Summer is running longer this time than before. Due to which news of the death of many people came Apart from this, problems of water have arisen, thousands of tourists are going to the hill areas for relief from the heat, but this time the temperatures are also high in these areas. The temperature has crossed 45-degree level in large areas of northern, central and peninsular India. Nearly two-thirds of India is facing this record temperature, shown in the NASA Earth Observatory image.
Jhansi of Uttar Pradesh, Churu, and Bikaner in Rajasthan, Hisar and Bhiwani in Haryana, Patiala in Punjab and Bhopal in Madhya Pradesh and Summer in Gwalior broke all records. On the other hand, if you talk about capital Delhi, here Monday was the hottest day in history. With a record temperature of 48 degree Celsius this day. Despite the light rains in the morning in Palam in Delhi, the temperature remained 45.4 degrees Celsius.
Experts have warned that cyclonic storm 'air' will also affect other areas other than Gujarat. This will take more time for relief from the monsoon. If there is no shortage of temperature in the next two days, the number of hot days in 2019 will be the highest in history. This time Lu's dangerous situation has remained for 32 days. Before that in 1988, the number of such days was 33, while in 2016 it was 32.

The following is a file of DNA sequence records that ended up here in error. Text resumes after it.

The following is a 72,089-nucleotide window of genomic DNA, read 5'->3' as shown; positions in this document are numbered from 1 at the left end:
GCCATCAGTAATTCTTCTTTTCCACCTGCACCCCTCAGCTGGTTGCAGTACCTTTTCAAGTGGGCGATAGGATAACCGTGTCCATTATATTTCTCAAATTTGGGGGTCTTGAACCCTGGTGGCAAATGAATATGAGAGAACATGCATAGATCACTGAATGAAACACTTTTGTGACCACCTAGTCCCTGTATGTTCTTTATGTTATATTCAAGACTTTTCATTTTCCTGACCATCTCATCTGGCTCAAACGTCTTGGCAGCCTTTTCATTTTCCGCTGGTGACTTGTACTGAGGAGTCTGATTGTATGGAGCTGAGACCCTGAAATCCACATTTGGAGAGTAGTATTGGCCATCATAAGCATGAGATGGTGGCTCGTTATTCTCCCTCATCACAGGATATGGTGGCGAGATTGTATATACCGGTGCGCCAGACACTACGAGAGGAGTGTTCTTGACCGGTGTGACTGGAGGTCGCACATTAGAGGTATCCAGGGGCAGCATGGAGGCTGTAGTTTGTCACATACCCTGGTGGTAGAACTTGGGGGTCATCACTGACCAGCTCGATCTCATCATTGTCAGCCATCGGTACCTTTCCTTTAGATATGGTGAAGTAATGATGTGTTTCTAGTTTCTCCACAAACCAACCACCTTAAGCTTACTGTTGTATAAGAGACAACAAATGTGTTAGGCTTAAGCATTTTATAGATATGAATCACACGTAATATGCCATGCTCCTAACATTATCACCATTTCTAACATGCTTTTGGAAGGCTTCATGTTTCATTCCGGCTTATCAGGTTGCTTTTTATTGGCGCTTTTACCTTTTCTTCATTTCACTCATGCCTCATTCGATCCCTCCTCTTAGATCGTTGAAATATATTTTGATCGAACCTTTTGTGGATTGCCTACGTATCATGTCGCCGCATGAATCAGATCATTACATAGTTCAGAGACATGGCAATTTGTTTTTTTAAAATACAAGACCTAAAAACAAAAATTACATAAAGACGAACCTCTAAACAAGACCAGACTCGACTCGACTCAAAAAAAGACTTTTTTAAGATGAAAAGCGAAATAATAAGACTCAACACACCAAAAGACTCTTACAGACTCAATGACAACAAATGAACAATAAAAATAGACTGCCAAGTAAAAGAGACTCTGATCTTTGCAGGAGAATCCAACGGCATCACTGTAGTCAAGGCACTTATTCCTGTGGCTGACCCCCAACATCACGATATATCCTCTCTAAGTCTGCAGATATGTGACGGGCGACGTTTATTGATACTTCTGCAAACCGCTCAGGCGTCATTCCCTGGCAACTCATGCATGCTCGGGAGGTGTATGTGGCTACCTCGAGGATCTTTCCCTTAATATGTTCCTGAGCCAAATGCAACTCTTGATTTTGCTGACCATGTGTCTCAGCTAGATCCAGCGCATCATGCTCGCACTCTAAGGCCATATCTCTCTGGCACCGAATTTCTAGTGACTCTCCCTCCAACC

According to the Indian Meteorological Department (IMD), the condition of the heat wave is considered when the maximum temperature in the plains is 40 degree Celsius and the maximum temperature in the hilly areas is 30 degree Celsius. The condition of people is getting worse due to the severe heat coming out of the houses. Four elderly people of a group of 67 people aboard the Kerala Express died due to suffocation in the heat.
Indian Institute of Tropical Meteorology (IITM) Pune studied statistics from 1970 to 2015, showed that the number of hot days and nights has increased. The Meteorological Department says this week there is a slight decrease in heat. Demand for water and electricity in many cities of North India has also increased because many wells and reservoirs have dried up.